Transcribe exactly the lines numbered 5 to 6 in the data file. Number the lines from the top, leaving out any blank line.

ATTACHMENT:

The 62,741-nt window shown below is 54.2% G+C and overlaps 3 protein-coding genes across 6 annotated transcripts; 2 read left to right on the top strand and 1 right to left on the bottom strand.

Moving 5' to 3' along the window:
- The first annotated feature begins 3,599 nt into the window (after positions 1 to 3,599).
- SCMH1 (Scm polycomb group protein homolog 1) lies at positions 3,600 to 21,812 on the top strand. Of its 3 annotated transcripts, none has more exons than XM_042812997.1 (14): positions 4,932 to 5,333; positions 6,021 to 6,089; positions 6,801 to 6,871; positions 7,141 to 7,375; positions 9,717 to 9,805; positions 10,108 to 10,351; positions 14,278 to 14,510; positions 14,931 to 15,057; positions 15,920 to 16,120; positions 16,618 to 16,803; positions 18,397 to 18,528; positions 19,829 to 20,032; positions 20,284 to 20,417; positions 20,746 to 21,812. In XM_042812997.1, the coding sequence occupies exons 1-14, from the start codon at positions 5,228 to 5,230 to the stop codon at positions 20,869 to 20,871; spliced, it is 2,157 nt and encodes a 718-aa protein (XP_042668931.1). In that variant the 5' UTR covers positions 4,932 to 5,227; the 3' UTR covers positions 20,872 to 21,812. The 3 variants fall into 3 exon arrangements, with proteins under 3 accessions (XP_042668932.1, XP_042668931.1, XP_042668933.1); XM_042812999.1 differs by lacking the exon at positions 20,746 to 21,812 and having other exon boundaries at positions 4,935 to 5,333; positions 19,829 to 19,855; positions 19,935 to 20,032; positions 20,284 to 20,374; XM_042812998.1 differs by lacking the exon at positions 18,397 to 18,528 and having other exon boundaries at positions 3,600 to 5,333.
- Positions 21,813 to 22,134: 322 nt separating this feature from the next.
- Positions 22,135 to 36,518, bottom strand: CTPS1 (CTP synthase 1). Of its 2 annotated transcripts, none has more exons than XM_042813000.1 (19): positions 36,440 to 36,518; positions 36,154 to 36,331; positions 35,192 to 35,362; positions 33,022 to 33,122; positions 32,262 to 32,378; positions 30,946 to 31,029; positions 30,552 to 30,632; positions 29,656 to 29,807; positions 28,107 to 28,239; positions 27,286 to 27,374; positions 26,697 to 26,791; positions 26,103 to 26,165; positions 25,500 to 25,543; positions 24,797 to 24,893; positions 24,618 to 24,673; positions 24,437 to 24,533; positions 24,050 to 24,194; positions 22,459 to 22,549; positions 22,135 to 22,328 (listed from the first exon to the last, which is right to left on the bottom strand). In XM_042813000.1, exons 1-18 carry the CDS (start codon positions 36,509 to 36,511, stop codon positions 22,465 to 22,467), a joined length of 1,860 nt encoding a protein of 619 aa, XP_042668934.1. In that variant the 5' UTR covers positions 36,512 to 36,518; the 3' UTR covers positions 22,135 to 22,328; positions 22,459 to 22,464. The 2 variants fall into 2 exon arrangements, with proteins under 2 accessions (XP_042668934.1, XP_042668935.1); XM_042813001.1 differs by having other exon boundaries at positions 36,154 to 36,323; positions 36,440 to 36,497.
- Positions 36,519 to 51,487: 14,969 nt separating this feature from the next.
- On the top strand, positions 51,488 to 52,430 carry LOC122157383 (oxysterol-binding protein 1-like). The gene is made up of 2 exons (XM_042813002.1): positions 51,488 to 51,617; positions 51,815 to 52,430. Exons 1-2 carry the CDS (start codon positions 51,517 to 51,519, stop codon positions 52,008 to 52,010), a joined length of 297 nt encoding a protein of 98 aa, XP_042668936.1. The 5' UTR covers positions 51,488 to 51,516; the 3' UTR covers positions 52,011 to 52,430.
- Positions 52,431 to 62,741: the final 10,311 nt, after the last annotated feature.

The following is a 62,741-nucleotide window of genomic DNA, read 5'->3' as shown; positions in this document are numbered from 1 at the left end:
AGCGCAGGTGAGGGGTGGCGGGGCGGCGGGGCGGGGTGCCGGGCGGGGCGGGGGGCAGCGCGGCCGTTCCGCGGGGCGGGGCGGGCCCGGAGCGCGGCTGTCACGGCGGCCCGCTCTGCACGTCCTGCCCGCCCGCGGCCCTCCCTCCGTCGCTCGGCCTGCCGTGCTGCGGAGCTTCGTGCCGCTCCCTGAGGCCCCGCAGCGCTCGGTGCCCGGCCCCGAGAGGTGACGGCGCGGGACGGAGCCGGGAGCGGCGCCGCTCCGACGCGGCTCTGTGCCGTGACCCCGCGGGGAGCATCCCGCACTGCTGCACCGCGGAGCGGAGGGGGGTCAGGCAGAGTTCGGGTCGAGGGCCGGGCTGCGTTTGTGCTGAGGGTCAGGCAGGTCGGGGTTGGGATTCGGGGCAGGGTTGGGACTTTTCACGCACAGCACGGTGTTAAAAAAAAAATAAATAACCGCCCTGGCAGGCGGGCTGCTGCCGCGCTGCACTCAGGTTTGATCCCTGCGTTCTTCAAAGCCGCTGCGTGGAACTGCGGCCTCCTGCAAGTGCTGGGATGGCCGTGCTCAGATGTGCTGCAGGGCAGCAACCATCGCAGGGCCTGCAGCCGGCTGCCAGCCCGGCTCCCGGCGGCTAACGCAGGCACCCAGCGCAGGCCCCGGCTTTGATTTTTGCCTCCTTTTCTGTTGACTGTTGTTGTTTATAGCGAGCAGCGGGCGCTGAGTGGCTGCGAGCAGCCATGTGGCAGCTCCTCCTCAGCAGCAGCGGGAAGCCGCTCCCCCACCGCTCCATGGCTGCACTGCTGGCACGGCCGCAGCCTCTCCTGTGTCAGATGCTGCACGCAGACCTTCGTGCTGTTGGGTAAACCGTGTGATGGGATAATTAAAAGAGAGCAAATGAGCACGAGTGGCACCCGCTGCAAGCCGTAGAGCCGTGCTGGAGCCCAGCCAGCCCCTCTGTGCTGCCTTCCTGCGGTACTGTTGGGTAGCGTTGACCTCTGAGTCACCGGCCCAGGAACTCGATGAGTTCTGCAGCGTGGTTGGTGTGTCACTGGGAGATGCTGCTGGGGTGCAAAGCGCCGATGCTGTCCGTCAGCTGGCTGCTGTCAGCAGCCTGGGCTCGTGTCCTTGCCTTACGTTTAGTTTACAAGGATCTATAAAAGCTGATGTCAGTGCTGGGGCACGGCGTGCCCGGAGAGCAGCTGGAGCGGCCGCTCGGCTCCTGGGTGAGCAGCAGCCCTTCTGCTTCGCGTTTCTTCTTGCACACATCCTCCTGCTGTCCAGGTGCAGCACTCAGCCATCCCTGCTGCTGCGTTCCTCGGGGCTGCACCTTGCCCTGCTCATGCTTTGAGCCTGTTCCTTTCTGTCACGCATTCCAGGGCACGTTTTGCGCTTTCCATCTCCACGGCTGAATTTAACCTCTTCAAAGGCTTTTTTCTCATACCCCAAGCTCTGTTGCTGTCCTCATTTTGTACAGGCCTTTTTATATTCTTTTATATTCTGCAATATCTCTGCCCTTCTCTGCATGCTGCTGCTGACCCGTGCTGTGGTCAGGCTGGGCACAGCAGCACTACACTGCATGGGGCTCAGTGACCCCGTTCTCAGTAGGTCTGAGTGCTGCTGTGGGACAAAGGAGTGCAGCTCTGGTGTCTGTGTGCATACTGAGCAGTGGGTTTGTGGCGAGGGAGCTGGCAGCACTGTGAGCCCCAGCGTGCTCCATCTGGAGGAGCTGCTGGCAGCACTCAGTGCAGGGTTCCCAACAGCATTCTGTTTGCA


- Positions 21,813 to 22,134: 322 nt separating this feature from the next.
- Positions 22,135 to 36,518, bottom strand: CTPS1 (CTP synthase 1). Of its 2 annotated transcripts, none has more exons than XM_042813000.1 (19): positions 36,440 to 36,518; positions 36,154 to 36,331; positions 35,192 to 35,362; positions 33,022 to 33,122; positions 32,262 to 32,378; positions 30,946 to 31,029; positions 30,552 to 30,632; positions 29,656 to 29,807; positions 28,107 to 28,239; positions 27,286 to 27,374; positions 26,697 to 26,791; positions 26,103 to 26,165; positions 25,500 to 25,543; positions 24,797 to 24,893; positions 24,618 to 24,673; positions 24,437 to 24,533; positions 24,050 to 24,194; positions 22,459 to 22,549; positions 22,135 to 22,328 (listed from the first exon to the last, which is right to left on the bottom strand). In XM_042813000.1, exons 1-18 carry the CDS (start codon positions 36,509 to 36,511, stop codon positions 22,465 to 22,467), a joined length of 1,860 nt encoding a protein of 619 aa, XP_042668934.1. In that variant the 5' UTR covers positions 36,512 to 36,518; the 3' UTR covers positions 22,135 to 22,328; positions 22,459 to 22,464. The 2 variants fall into 2 exon arrangements, with proteins under 2 accessions (XP_042668934.1, XP_042668935.1); XM_042813001.1 differs by having other exon boundaries at positions 36,154 to 36,323; positions 36,440 to 36,497.